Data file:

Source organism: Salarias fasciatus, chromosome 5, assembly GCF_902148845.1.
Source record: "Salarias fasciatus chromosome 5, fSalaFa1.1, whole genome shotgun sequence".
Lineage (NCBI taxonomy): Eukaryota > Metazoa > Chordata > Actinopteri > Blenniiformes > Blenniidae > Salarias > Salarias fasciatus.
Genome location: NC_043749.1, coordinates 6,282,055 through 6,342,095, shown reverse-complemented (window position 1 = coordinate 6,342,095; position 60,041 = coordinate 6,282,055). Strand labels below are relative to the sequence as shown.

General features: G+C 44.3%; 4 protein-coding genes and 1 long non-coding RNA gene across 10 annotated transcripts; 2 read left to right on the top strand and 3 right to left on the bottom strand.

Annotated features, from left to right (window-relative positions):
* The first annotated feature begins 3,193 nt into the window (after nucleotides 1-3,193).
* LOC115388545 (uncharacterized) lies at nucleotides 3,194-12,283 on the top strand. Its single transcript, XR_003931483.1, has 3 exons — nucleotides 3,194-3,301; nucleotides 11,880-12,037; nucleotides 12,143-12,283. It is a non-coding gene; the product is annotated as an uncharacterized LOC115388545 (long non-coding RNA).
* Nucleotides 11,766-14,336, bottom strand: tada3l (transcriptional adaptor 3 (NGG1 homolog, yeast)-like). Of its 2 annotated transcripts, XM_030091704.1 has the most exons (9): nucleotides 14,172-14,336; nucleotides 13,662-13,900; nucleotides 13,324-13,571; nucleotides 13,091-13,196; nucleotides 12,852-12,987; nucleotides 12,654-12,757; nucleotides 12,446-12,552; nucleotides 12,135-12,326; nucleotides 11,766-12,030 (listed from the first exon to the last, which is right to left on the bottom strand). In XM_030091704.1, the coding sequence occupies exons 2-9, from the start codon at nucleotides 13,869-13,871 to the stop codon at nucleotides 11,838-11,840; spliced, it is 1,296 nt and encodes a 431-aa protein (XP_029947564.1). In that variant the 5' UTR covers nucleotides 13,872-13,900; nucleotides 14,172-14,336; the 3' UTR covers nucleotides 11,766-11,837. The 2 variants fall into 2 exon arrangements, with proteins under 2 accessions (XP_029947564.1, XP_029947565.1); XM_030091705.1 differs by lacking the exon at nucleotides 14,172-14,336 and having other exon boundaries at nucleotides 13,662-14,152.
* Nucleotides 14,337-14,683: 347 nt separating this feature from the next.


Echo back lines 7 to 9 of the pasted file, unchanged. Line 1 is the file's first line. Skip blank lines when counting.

* The first annotated feature begins 3,193 nt into the window (after nucleotides 1-3,193).
* LOC115388545 (uncharacterized) lies at nucleotides 3,194-12,283 on the top strand. Its single transcript, XR_003931483.1, has 3 exons — nucleotides 3,194-3,301; nucleotides 11,880-12,037; nucleotides 12,143-12,283. It is a non-coding gene; the product is annotated as an uncharacterized LOC115388545 (long non-coding RNA).
* Nucleotides 11,766-14,336, bottom strand: tada3l (transcriptional adaptor 3 (NGG1 homolog, yeast)-like). Of its 2 annotated transcripts, XM_030091704.1 has the most exons (9): nucleotides 14,172-14,336; nucleotides 13,662-13,900; nucleotides 13,324-13,571; nucleotides 13,091-13,196; nucleotides 12,852-12,987; nucleotides 12,654-12,757; nucleotides 12,446-12,552; nucleotides 12,135-12,326; nucleotides 11,766-12,030 (listed from the first exon to the last, which is right to left on the bottom strand). In XM_030091704.1, the coding sequence occupies exons 2-9, from the start codon at nucleotides 13,869-13,871 to the stop codon at nucleotides 11,838-11,840; spliced, it is 1,296 nt and encodes a 431-aa protein (XP_029947564.1). In that variant the 5' UTR covers nucleotides 13,872-13,900; nucleotides 14,172-14,336; the 3' UTR covers nucleotides 11,766-11,837. The 2 variants fall into 2 exon arrangements, with proteins under 2 accessions (XP_029947564.1, XP_029947565.1); XM_030091705.1 differs by lacking the exon at nucleotides 14,172-14,336 and having other exon boundaries at nucleotides 13,662-14,152.